7 Tips to Help Manage the Fear of Disease RecurrenceAuthor: Diplomat Pharmacy Date: May 05, 2020
“Every time I was seeing my doctor, ‘Can you give me any percentage? Can you give me any hope?’ And they can’t, ‘So don’t ask me how I am.’”
— A female cancer survivor talking about her prognosis1
For many chronic health conditions, there are no cures and no easy answers. Just because your condition is in remission doesn’t mean it won’t come back someday. The fear of recurrence — of health issues coming back — is a real fear for many people who have chronic conditions, even if they currently have no symptoms.
Some conditions, such as Crohn’s disease, ulcerative colitis, or psoriasis, are lifelong, and the fear is when and how they’ll recur. For other conditions, such as cancer, there is a chance they will not recur — the worry is will they.2
Although these are different kinds of fears, there are ways to manage both of them. By validating and exploring your fear of recurrence, you can help control and understand it.
Seven Ways to Manage the Fear of Recurrence
Recognize and validate your emotions.
Fear can be a wrenching experience, so many people look for a way to avoid it. They might be scared to experience the fear. They might even feel as though they “shouldn’t” be afraid or that they should be “stronger than this.”
The truth is that everyone experiences fear, and that’s not always bad — fear can protect us and keep us from danger. Trying to avoid or hide fear only makes it stronger. Accepting that you are afraid — and that it is okay to feel that way — is the first step toward managing your fear.2,3
Find out what triggers your fear — and make a plan.
Certain places or events might trigger your fears of recurrence: going to a hospital, coming up to the anniversary date of your diagnosis, or even hearing someone talk about your condition. By figuring out what your triggers are, you can plan ways to cope with them. If you’re scared to visit the hospital for an appointment, you can call your healthcare team to learn what will happen during your appointment. Then, visualize yourself getting through each of those steps successfully.4 Using deep-breathing techniques can help you relax and manage stress as it arises. You can also ask a friend or family member to go with you and provide support.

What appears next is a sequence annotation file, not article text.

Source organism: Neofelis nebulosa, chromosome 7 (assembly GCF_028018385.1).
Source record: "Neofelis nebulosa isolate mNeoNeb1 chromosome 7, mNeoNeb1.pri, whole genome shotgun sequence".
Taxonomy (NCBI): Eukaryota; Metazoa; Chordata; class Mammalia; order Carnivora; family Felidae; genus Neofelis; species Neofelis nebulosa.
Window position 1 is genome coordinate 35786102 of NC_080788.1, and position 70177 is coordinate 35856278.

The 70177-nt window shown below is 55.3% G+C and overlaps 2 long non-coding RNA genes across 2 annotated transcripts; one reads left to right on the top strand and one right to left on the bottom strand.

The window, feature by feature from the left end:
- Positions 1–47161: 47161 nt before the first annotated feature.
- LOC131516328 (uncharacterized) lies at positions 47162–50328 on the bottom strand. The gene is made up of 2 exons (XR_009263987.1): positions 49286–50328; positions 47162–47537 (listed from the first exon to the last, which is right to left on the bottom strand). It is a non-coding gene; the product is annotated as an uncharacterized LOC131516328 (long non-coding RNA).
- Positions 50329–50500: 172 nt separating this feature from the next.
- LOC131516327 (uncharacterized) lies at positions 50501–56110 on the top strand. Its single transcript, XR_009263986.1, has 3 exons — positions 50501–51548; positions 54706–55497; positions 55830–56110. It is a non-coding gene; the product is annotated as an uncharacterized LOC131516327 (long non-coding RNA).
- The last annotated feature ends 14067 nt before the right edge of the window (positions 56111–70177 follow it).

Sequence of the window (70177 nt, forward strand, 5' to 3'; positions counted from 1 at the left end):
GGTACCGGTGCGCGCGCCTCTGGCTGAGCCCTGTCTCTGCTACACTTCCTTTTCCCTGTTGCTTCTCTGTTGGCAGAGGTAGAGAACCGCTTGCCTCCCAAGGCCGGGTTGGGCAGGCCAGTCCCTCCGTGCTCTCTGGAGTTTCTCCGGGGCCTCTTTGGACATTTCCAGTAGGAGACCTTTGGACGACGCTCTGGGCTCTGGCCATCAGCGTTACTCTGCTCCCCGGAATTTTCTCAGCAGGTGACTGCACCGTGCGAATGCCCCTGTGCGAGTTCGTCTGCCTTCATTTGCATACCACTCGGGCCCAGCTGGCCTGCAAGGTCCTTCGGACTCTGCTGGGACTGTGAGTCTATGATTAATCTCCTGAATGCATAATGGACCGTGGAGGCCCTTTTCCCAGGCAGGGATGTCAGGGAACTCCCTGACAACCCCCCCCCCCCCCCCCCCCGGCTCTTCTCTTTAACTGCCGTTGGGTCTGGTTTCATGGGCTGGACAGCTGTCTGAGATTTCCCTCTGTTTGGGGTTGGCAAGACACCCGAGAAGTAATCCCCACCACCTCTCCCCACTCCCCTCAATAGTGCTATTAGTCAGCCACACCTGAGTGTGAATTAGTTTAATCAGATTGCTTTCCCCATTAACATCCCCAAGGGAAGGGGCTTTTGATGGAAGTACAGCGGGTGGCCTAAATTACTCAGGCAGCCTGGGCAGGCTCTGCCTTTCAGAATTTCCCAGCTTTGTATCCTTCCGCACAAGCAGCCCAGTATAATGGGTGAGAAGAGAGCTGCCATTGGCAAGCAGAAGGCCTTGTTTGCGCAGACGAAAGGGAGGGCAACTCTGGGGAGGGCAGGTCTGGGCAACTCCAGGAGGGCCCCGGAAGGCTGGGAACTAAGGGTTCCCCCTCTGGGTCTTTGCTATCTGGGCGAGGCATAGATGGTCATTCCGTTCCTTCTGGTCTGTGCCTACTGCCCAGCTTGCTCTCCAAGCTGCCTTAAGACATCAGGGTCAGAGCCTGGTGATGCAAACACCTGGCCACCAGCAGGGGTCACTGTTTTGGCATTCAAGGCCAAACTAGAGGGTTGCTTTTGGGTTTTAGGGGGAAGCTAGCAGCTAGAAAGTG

Arm yourself with credible information.
No one can predict your future, but your healthcare team can come closer than anyone else. They know your health history and the specifics of your condition.3 While talk shows, magazines, and websites might offer misleading or inaccurate information, your healthcare team can tell you exactly what symptoms and events need their follow-up.
Don’t face the fear alone.
Talking about your fear is the opposite of hiding it. Your family and friends are a good first choice to discuss your condition and your fears. However, they might not be willing to talk, or they might not be equipped to understand what you’re going through. Many people find it more helpful to talk with people who have also had their health condition. Support groups, either in person or online, can connect you with people who have had similar struggles and successes.4
Write out what’s bothering you.
The process of journaling lets you sort out and clarify your fears and struggles, and you can express all your emotions exactly as you feel them without worrying about hurting anyone. A journal can be on paper, in a document on your computer, or on a written or video blog. There are no rules for journaling — discuss whatever you’re feeling.5
Take steps to reduce your overall stress.
Working to lower your overall stress level can help your specific fears about recurrence. Getting enough sleep and eating right can help your body better cope with stress. Another easy way to reduce stress levels is to focus on what you’re grateful for. Research has shown that consciously feeling and expressing gratitude — for things big and small — can significantly boost your overall happiness.6
Physical activities can also help. One study about the fear of cancer recurrence showed that mind-body tools helped lower anxiety levels.7
- Meditation has been shown to be effective — both traditional meditation and activities such as yoga and tai chi.
- Deep breathing and breathing exercises can also help.
- Consider setting aside a dedicated “worry time” during the day when you allow yourself to feel anxious about the possibility of recurrence — and then push all your worrying to that time.
If your fears about recurrence are so frequent that they are interfering with your normal daily activities, consider whether talking with a professional would help. You might be experiencing the early stages of depression.2,3,4
Be patient with yourself.
No matter what chronic condition you have, the fear of recurrence is very real — and it can be difficult, painful, and unpleasant no matter how long you’ve lived with it. However, it does tend to get better over time. Following the tips above can help you manage it so you can live your daily life.4
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